Rotaxane Pulley – To Me, To You

Iain Larmour is a guest web writer for ChemSci. He has researched a wide variety of topics during his years in the lab including nanostructured surfaces for water repellency and developing nanoparticle systems for bioanalysis by surface enhanced optical spectroscopies. He currently works in science management. In his spare time he enjoys reading, photography, art and inventing.

Mechanically interlocked molecules have received ever increasing focus over the last number of years due to their potential to mimic the function of macroscopic devices in the molecular world.

Examples include molecular elevators and molecular muscles and with this Communication Zheng Meng and Chuan-Feng Chen of the CAS Key Laboratory of Molecular Recognition and Function at the Chinese Academy of Sciences in Beijing have added pulley-like shuttling motion to the toolkit.

Molecular pulley system powered by acid and base

Molecular pulley system powered by acid and base

Using their previously reported* triptycene-derived crown ether host and combining it with a linear guest with three dibenzylammonium and three N-methyltriazolium sites, they have made a molecular pulley system that mimics the plain rotary motion and linear translocation of full sized pulleys. The movement is powered by acid or base leading to one end of the cable-like guest moving towards the host while the other moves away (picture).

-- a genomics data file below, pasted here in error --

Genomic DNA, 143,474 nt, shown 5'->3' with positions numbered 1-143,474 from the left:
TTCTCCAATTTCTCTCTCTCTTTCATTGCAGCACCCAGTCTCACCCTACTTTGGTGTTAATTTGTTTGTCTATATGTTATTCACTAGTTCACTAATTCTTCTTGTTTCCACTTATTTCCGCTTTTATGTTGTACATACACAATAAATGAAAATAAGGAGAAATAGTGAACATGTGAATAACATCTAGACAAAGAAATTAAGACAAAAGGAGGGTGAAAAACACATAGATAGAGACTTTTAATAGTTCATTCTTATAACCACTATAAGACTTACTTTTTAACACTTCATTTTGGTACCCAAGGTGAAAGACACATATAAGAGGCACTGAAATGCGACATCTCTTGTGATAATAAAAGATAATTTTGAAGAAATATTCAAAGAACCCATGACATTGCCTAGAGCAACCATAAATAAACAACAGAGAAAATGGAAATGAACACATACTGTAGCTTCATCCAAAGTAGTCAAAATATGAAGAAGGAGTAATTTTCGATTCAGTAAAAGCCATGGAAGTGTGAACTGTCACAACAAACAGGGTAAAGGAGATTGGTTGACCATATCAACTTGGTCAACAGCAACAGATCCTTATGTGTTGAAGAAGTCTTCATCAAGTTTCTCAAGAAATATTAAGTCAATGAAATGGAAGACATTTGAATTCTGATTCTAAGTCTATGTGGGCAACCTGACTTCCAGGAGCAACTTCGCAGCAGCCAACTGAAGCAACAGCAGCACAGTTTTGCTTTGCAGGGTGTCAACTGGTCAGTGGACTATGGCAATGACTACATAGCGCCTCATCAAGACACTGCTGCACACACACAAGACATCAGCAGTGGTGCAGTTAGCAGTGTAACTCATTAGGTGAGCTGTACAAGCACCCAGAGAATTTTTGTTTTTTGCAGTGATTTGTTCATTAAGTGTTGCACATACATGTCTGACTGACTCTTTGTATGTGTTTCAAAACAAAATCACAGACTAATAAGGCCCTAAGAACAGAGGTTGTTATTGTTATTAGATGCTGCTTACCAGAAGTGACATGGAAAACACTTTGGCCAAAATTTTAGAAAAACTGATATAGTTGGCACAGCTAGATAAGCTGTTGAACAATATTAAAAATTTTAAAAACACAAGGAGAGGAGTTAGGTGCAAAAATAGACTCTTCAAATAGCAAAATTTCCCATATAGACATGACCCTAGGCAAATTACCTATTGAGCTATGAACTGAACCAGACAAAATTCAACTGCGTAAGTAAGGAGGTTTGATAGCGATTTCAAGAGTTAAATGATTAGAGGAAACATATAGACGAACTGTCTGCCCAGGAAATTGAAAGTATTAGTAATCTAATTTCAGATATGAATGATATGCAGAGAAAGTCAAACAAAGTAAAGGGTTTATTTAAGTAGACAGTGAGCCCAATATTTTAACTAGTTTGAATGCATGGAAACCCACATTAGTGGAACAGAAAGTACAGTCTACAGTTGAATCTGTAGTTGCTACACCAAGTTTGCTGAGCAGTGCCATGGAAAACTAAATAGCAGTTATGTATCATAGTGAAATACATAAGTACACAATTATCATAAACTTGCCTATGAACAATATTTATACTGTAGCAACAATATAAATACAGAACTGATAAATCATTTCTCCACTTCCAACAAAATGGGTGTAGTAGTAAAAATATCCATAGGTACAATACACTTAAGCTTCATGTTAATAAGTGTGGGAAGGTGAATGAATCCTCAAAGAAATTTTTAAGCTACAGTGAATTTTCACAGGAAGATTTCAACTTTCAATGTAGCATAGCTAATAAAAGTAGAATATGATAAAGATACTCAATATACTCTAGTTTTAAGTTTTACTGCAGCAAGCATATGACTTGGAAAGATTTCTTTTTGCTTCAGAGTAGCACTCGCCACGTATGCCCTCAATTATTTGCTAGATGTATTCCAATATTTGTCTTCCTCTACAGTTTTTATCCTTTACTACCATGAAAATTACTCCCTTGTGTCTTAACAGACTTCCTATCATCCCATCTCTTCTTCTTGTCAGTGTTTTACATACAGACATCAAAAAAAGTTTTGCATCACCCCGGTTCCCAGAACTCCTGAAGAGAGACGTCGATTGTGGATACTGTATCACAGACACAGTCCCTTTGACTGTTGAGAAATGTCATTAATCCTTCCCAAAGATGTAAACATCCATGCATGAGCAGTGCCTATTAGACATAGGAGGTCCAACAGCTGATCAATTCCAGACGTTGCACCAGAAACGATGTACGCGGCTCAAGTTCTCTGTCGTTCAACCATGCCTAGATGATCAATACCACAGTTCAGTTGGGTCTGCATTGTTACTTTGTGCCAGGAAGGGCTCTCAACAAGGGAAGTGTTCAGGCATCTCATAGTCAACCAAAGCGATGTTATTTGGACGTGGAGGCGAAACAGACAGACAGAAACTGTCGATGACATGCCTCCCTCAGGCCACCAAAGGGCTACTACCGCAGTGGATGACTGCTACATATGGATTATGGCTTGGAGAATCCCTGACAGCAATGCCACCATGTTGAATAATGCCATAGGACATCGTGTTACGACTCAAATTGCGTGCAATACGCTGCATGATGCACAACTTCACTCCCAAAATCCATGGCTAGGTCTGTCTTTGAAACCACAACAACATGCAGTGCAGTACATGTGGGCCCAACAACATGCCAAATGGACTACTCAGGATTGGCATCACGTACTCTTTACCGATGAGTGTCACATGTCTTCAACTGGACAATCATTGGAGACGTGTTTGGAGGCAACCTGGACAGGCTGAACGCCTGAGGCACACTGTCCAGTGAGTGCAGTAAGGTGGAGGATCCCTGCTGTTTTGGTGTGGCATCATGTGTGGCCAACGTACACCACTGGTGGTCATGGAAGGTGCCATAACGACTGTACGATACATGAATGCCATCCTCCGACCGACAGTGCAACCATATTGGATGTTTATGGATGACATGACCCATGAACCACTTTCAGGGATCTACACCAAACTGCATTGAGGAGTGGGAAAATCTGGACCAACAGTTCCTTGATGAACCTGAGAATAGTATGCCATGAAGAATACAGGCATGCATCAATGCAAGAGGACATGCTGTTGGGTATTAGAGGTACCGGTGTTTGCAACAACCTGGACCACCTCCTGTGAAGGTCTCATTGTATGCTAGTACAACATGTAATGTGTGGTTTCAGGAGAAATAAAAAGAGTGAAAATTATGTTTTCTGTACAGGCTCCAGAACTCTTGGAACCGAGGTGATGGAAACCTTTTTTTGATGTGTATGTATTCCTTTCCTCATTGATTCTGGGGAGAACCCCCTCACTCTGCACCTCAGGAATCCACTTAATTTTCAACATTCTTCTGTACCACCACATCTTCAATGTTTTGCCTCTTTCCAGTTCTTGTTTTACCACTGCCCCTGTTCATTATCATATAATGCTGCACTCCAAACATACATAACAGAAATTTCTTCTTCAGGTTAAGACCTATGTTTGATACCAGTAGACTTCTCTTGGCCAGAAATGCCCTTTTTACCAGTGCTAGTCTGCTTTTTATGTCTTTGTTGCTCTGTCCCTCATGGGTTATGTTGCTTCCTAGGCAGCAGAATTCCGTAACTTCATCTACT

The researchers have not only added to the toolbox of molecular motion components but also provided new insights towards further developing molecular machines.

If you want to make your own molecular pulley read the article today! 

To read the details, check out the ChemComm article in full – it’s free to access until 10th May:
A molecular pulley based on a triply interlocked [2]rotaxane
Zheng Meng and Chuan-Feng Chen
Chem. Commun., 2015, 51, Advance Article
DOI: 10.1039/C5CC01301A

*(a) C. F. Chen, Chem. Commun., 2011, 47, 1674–1688 RSC; (b) Y. Han, Z. Meng, Y. X. Ma and C. F. Chen, Acc. Chem. Res., 2014, 47, 2026–2040

**Access is free through a registered RSC account – click here to register

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